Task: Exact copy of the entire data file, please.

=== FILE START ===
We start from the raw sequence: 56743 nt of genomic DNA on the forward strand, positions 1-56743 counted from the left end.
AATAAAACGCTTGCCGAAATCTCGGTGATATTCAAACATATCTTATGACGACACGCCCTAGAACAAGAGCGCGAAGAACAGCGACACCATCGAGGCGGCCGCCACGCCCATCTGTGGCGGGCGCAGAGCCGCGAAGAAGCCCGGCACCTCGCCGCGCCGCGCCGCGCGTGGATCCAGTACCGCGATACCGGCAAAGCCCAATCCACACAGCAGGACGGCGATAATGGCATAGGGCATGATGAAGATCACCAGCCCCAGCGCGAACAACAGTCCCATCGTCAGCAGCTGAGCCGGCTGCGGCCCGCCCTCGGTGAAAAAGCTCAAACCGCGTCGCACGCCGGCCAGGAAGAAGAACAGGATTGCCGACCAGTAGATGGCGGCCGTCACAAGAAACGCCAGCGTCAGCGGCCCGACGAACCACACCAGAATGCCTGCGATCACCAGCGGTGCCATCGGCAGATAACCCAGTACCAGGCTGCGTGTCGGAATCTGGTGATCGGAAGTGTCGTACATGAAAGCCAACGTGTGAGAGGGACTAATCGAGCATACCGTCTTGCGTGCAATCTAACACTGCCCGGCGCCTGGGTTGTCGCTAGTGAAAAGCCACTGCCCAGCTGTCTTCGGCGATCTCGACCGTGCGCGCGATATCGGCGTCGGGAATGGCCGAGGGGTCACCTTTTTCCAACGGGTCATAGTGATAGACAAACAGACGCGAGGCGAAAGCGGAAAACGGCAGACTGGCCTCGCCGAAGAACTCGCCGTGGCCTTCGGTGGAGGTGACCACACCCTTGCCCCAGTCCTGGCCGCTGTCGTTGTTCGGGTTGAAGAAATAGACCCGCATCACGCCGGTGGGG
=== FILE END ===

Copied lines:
We start from the raw sequence: 56743 nt of genomic DNA on the forward strand, positions 1-56743 counted from the left end.
AATAAAACGCTTGCCGAAATCTCGGTGATATTCAAACATATCTTATGACGACACGCCCTAGAACAAGAGCGCGAAGAACAGCGACACCATCGAGGCGGCCGCCACGCCCATCTGTGGCGGGCGCAGAGCCGCGAAGAAGCCCGGCACCTCGCCGCGCCGCGCCGCGCGTGGATCCAGTACCGCGATACCGGCAAAGCCCAATCCACACAGCAGGACGGCGATAATGGCATAGGGCATGATGAAGATCACCAGCCCCAGCGCGAACAACAGTCCCATCGTCAGCAGCTGAGCCGGCTGCGGCCCGCCCTCGGTGAAAAAGCTCAAACCGCGTCGCACGCCGGCCAGGAAGAAGAACAGGATTGCCGACCAGTAGATGGCGGCCGTCACAAGAAACGCCAGCGTCAGCGGCCCGACGAACCACACCAGAATGCCTGCGATCACCAGCGGTGCCATCGGCAGATAACCCAGTACCAGGCTGCGTGTCGGAATCTGGTGATCGGAAGTGTCGTACATGAAAGCCAACGTGTGAGAGGGACTAATCGAGCATACCGTCTTGCGTGCAATCTAACACTGCCCGGCGCCTGGGTTGTCGCTAGTGAAAAGCCACTGCCCAGCTGTCTTCGGCGATCTCGACCGTGCGCGCGATATCGGCGTCGGGAATGGCCGAGGGGTCACCTTTTTCCAACGGGTCATAGTGATAGACAAACAGACGCGAGGCGAAAGCGGAAAACGGCAGACTGGCCTCGCCGAAGAACTCGCCGTGGCCTTCGGTGGAGGTGACCACACCCTTGCCCCAGTCCTGGCCGCTGTCGTTGTTCGGGTTGAAGAAATAGACCCGCATCACGCCGGTGGGG